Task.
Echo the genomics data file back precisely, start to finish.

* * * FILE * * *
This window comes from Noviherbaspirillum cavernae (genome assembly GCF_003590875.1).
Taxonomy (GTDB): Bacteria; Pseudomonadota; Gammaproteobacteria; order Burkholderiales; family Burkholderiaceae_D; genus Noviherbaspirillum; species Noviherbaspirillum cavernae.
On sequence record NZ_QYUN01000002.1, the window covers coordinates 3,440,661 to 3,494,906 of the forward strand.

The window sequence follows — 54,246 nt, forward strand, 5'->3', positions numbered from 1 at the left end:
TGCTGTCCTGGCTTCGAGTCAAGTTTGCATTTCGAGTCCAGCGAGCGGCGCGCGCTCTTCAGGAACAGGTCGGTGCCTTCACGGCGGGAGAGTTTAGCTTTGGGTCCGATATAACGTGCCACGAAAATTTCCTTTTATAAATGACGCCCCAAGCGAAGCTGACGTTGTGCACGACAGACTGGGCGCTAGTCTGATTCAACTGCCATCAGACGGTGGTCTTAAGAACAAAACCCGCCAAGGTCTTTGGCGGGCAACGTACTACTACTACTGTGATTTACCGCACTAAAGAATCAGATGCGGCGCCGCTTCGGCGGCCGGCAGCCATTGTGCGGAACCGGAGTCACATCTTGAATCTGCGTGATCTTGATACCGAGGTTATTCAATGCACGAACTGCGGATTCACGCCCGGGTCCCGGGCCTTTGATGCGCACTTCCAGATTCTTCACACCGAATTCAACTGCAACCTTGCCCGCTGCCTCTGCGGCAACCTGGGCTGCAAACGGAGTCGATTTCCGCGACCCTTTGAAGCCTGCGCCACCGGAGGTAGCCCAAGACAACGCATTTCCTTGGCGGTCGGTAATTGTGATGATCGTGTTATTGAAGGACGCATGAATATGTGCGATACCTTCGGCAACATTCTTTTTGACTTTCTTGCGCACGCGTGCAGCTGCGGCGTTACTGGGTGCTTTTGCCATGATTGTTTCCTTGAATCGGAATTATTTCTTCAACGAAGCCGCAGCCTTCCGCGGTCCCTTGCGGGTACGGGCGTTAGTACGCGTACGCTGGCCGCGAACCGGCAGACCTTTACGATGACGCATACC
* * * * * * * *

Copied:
This window comes from Noviherbaspirillum cavernae (genome assembly GCF_003590875.1).
Taxonomy (GTDB): Bacteria; Pseudomonadota; Gammaproteobacteria; order Burkholderiales; family Burkholderiaceae_D; genus Noviherbaspirillum; species Noviherbaspirillum cavernae.
On sequence record NZ_QYUN01000002.1, the window covers coordinates 3,440,661 to 3,494,906 of the forward strand.

The window sequence follows — 54,246 nt, forward strand, 5'->3', positions numbered from 1 at the left end:
TGCTGTCCTGGCTTCGAGTCAAGTTTGCATTTCGAGTCCAGCGAGCGGCGCGCGCTCTTCAGGAACAGGTCGGTGCCTTCACGGCGGGAGAGTTTAGCTTTGGGTCCGATATAACGTGCCACGAAAATTTCCTTTTATAAATGACGCCCCAAGCGAAGCTGACGTTGTGCACGACAGACTGGGCGCTAGTCTGATTCAACTGCCATCAGACGGTGGTCTTAAGAACAAAACCCGCCAAGGTCTTTGGCGGGCAACGTACTACTACTACTGTGATTTACCGCACTAAAGAATCAGATGCGGCGCCGCTTCGGCGGCCGGCAGCCATTGTGCGGAACCGGAGTCACATCTTGAATCTGCGTGATCTTGATACCGAGGTTATTCAATGCACGAACTGCGGATTCACGCCCGGGTCCCGGGCCTTTGATGCGCACTTCCAGATTCTTCACACCGAATTCAACTGCAACCTTGCCCGCTGCCTCTGCGGCAACCTGGGCTGCAAACGGAGTCGATTTCCGCGACCCTTTGAAGCCTGCGCCACCGGAGGTAGCCCAAGACAACGCATTTCCTTGGCGGTCGGTAATTGTGATGATCGTGTTATTGAAGGACGCATGAATATGTGCGATACCTTCGGCAACATTCTTTTTGACTTTCTTGCGCACGCGTGCAGCTGCGGCGTTACTGGGTGCTTTTGCCATGATTGTTTCCTTGAATCGGAATTATTTCTTCAACGAAGCCGCAGCCTTCCGCGGTCCCTTGCGGGTACGGGCGTTAGTACGCGTACGCTGGCCGCGAACCGGCAGACCTTTACGATGACGCATACC